there aren't a whole lot of suited folk riding busses in this city either.
but then again we don't really have a premium bus service. There are a few express busses that you'll find the suits on but that's really about it.

Anyone who can afford it lives within walking distance of a train or subway stop - the real white/pink collar population is on the regional rail. A lot of suburbanites who regularly use regional rail and even the subway to get around center city won't set foot on bus.

having said that - it's far from "crackheads" who use the bus. . It's just not a rolling gap commercial. (read:white, middle-class suburbanites.) and that's really scary to a lot of, well . . . white, middle-class suburbanites.

but even when i lived in SC and had to ride the bus for a week here or a week there (my car was always breaking down) i noticed that the bus was used primarily by a loyal core of riders - nearly all black and latino. They were always surprised to see a white kid on the bus and were very open about it. They were also very conscious of what everyone else thought of people who rode the bus. Taking the bus had a stigma associated with it that i could only describe as waiting in line at a soup kitchen.
 

ChevyChaseDC

Cyburbian
Messages
190
Points
7
Chet said:
As some one *not* on the metroliner corridor, I'll be the first to defend ZG. Around here, unless you are taking the express shuttle to a commuity festival with the expectation that you will fill your gullet with beer, buses are for moving crack heads around. I can not rememebr in the last 7 years living in the City the last tiem I saw someone in a suit riding the bus on purpose. (sorry buses).

This is clearly a regional issue. Dont be offended if you're on a bus in a suit in your town.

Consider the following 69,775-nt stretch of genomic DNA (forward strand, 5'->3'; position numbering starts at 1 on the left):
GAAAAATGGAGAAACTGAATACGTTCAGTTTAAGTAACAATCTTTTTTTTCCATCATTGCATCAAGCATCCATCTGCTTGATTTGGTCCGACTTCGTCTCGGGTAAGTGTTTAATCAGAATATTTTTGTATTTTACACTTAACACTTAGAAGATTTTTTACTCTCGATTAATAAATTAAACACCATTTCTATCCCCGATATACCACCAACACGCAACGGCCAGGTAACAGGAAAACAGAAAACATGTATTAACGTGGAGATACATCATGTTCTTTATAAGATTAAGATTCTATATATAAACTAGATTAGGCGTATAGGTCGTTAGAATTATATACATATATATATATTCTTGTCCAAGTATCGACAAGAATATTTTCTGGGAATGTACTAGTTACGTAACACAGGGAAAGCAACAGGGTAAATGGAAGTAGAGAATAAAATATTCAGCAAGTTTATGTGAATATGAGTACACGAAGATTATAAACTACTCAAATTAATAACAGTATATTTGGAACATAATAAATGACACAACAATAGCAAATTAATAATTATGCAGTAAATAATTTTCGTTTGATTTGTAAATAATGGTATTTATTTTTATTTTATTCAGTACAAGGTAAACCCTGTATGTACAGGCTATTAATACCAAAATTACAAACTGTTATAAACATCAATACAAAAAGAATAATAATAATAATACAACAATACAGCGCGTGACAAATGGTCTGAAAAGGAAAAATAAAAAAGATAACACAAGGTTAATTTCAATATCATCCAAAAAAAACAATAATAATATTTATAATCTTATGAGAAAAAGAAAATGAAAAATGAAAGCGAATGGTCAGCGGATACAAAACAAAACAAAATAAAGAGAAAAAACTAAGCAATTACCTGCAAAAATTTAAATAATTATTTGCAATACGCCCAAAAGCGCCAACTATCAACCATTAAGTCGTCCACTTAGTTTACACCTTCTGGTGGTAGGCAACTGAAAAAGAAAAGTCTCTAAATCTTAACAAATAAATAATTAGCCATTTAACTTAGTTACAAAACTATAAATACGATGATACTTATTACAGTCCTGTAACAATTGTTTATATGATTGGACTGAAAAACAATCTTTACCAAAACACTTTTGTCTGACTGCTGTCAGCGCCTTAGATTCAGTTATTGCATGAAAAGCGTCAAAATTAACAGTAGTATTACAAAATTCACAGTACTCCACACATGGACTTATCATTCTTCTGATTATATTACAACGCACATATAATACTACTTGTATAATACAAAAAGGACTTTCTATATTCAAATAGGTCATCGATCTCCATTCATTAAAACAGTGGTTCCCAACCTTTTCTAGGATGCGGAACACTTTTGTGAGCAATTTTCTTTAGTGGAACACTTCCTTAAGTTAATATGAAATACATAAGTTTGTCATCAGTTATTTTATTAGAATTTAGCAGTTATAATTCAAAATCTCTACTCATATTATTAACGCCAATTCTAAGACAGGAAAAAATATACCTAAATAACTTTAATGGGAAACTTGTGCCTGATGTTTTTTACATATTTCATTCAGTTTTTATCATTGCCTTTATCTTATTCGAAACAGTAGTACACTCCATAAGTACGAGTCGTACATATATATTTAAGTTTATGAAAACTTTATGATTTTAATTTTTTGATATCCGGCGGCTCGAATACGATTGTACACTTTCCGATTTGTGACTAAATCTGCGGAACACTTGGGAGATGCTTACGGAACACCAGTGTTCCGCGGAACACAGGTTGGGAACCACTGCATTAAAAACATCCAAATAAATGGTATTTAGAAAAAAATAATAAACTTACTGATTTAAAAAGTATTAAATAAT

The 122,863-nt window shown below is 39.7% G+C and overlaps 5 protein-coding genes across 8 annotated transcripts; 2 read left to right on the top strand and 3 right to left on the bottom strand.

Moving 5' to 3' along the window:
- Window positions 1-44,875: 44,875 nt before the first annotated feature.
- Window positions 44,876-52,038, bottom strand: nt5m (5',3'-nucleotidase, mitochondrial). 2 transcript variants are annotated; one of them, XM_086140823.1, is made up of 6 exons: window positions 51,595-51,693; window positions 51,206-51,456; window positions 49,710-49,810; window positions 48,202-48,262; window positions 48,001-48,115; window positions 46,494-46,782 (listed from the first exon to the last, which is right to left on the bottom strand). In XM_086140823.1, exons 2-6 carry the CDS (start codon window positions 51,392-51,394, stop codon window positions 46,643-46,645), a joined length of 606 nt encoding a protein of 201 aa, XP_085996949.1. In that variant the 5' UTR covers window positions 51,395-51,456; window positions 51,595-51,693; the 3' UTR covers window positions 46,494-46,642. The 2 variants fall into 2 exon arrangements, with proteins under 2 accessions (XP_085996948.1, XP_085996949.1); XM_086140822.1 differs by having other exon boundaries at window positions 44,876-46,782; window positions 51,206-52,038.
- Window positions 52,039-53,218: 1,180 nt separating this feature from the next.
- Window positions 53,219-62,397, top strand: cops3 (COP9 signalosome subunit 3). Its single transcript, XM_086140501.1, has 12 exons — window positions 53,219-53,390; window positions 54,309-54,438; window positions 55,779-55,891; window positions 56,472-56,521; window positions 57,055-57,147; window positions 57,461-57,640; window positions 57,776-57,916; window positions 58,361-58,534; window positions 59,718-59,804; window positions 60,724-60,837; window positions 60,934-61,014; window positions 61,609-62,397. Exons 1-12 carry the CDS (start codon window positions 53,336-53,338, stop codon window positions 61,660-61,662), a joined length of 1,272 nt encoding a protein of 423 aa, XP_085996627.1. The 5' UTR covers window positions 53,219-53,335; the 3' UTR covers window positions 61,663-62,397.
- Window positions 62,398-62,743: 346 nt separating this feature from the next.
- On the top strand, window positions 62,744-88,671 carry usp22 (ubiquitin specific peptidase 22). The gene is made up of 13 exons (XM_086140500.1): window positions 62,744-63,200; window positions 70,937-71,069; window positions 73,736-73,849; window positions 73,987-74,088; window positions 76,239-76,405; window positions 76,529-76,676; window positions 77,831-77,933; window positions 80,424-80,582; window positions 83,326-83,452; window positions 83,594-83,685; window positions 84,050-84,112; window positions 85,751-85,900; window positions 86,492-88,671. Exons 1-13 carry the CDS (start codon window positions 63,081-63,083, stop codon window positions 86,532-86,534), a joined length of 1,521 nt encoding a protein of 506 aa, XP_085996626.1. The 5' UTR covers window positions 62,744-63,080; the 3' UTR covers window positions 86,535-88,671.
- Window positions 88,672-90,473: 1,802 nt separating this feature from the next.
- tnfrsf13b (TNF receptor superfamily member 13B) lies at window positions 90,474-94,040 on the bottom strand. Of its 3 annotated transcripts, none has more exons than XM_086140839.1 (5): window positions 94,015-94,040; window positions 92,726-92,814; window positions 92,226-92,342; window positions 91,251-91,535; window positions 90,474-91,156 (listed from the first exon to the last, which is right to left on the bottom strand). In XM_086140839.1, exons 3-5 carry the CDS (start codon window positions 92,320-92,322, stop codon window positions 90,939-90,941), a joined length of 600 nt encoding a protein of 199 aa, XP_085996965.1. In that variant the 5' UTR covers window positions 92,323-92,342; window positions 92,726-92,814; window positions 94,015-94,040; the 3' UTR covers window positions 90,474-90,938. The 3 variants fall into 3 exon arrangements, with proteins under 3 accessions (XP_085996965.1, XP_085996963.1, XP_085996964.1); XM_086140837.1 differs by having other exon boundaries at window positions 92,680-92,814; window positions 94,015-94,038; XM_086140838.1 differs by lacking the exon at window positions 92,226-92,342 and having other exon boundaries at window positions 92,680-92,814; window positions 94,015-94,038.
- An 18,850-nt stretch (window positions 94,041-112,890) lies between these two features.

I stand by what I said before. Our MetroBus is no more of a premium service, or more reliable, than most other big city bus systems. At least within the District of Columbia proper, the stigma of riding amongst non-whites, whom you refer to as "crack-heads," simply does not exist nearly to the extent it seems to in your community.

Yes, I take the bus out of necessity. However, I specifically chose to live where I do so that I would be able to use the bus conveniently (too expensive to live near Metro Rail). I have the benefits of living in an urban area, and consciously do my part to keep one more car off clogged area roadways during rush hour.

I know full well that I'm an exception, and that most U.S. cities and suburbs are built to suit the automobile. It's perfectly understandable that for most folks, giving up their vehicles, even for a week, is not a practical thing to do. We could leave it at that.

*However* the myth of the "crack-heads" and other degenerates and criminals who ride the bus illustrates something deep within the American psyche.

Would those of you who fear the "crack-heads" use mass transit if the line nearest your home was light rail?
 

Cardinal

Cyburbian
Messages
10,080
Points
34
ChevyChaseDC said:
*However* the myth of the "crack-heads" and other degenerates and criminals who ride the bus illustrates something deep within the American psyche.

Would those of you who fear the "crack-heads" use mass transit if the line nearest your home was light rail?
I grew up in Chicago's northern suburbs, a predominantly white, middle- to upper-income area (think of "Pretty in Pink" or "Ferris Beuller's Day Off"). Many people rode the Metra trains into their office jobs in the city. Busses were accepted as a means of transit from your home to the train station. These same people would be unlikely to ride a bus once they got into the city, though. It was mainly a function of who the other riders might be. People feel most comfortable among those of their own socio-economic group. Bus ridership dominated by poor people, or laborers instead of salaried professionals, or by minority groups is likely to be less appealing to people outside of those groups. As you suggest, it is a psychological issue.